Imeson, Thomas J. (Thomas James), 1950-

Oral history interview with Tom J. Imeson [Sound Recording 16]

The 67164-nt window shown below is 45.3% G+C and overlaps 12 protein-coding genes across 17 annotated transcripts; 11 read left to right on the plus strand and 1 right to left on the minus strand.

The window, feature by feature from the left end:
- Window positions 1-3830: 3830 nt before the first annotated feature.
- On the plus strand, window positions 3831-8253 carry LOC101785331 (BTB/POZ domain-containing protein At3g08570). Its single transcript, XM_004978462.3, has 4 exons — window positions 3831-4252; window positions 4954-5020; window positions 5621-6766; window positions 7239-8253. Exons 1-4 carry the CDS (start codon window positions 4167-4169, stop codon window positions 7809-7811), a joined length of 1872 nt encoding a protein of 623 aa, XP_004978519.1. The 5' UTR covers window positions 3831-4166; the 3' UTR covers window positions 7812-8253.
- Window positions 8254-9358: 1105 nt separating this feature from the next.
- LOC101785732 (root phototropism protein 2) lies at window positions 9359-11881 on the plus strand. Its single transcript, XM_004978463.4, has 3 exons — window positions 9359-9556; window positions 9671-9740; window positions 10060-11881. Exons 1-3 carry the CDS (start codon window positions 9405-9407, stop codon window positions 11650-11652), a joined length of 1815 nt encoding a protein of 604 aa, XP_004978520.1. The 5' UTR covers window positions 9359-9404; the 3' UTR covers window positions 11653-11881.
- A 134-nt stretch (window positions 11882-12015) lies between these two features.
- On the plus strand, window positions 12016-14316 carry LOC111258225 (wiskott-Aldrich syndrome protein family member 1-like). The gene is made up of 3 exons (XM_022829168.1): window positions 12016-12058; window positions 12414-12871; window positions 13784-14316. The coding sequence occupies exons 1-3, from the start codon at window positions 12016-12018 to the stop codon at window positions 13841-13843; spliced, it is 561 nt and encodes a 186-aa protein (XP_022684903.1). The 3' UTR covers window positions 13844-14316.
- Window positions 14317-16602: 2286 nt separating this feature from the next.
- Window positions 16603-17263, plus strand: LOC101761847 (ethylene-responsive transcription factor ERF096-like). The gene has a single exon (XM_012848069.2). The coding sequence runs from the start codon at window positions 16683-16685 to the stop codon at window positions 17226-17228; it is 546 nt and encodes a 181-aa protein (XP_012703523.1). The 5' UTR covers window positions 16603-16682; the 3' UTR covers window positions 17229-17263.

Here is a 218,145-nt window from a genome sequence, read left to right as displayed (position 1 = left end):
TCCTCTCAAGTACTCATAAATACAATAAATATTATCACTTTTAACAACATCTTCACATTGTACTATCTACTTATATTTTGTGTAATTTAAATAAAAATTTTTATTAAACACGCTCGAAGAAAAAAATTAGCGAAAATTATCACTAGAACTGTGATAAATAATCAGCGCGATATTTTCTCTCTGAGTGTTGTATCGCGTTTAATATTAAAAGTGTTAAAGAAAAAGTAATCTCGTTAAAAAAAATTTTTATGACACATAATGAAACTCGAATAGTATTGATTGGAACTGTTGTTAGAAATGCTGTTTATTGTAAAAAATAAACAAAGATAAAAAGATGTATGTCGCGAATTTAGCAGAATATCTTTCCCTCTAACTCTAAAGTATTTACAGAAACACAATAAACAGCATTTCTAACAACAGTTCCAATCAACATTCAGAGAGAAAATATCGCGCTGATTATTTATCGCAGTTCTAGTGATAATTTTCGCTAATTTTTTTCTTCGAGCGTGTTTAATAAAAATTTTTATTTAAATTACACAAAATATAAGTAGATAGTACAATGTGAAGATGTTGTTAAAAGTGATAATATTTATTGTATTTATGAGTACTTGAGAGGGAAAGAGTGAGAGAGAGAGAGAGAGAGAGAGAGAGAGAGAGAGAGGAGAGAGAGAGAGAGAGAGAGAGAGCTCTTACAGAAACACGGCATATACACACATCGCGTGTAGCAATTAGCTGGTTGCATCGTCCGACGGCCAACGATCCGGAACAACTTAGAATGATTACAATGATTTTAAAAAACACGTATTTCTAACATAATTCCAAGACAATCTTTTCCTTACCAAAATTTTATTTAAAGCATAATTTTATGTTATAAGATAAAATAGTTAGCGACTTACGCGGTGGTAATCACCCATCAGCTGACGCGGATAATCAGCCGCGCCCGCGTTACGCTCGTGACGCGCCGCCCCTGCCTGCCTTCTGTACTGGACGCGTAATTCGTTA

Tape 9, Side 2. This oral history interview with Tom J. Imeson was conducted by Michael O’Rourke in Salem, Oregon, and at the Oregon Historical Society in Portland, Oregon, from September 14 to December 9, 1988. In this interview, Imeson discusses his family background and early life in Portland, including his early interest in politics. He then discusses studying political science at Tulane University in New Orleans, Louisiana, and at George Washington University in Washington, D.C. He talks about how he became a member of U.S. Senator Mark Hatfield’s staff in 1969 as a legislative aide specializing in natural resources in. He describes legislation he worked on, other members of Hatfield’s staff, and Hatfield’s opposition to the Vietnam War. He talks about Hatfield’s relationship with the Nixon administration, as well as Hatfield’s relationship with other Oregon politicians. He speaks at length about Hatfield’s 1972 re-election campaign. He talks about the changes in the staff after Hatfield was re-elected, including the increased role of Gerry Frank; Imeson’s marriage to fellow staffer Brenda Thangmeyer; and the Watergate scandal. He speaks at length about legislation he worked on regarding environmental, Native American, and logging issues. He discusses Hatfield’s opposition to nuclear power, Hatfield’s work on the Appropriations Committee, and Hatfield’s relationship with Oregon governors, particularly Tom McCall and Neil Goldschmidt. Imeson discusses running Hatfield’s Oregon office from 1981 to 1985. He talks about some of his duties, including working with the Army Corps of Engineers. He also discusses a real estate scandal that affected Hatfield’s 1984 re-election campaign. He talks about Hatfield’s main accomplishments and legislative agenda, and about Hatfield’s personal and family life. Imeson discusses his career since leaving Hatfield’s staff, including working for PacifiCorp and as chief of staff for Governor Neil Goldschmidt, as well as his continued relationship with Hatfield. He closes the interview by discussing at length the passage of the Wild Scenic Rivers bill.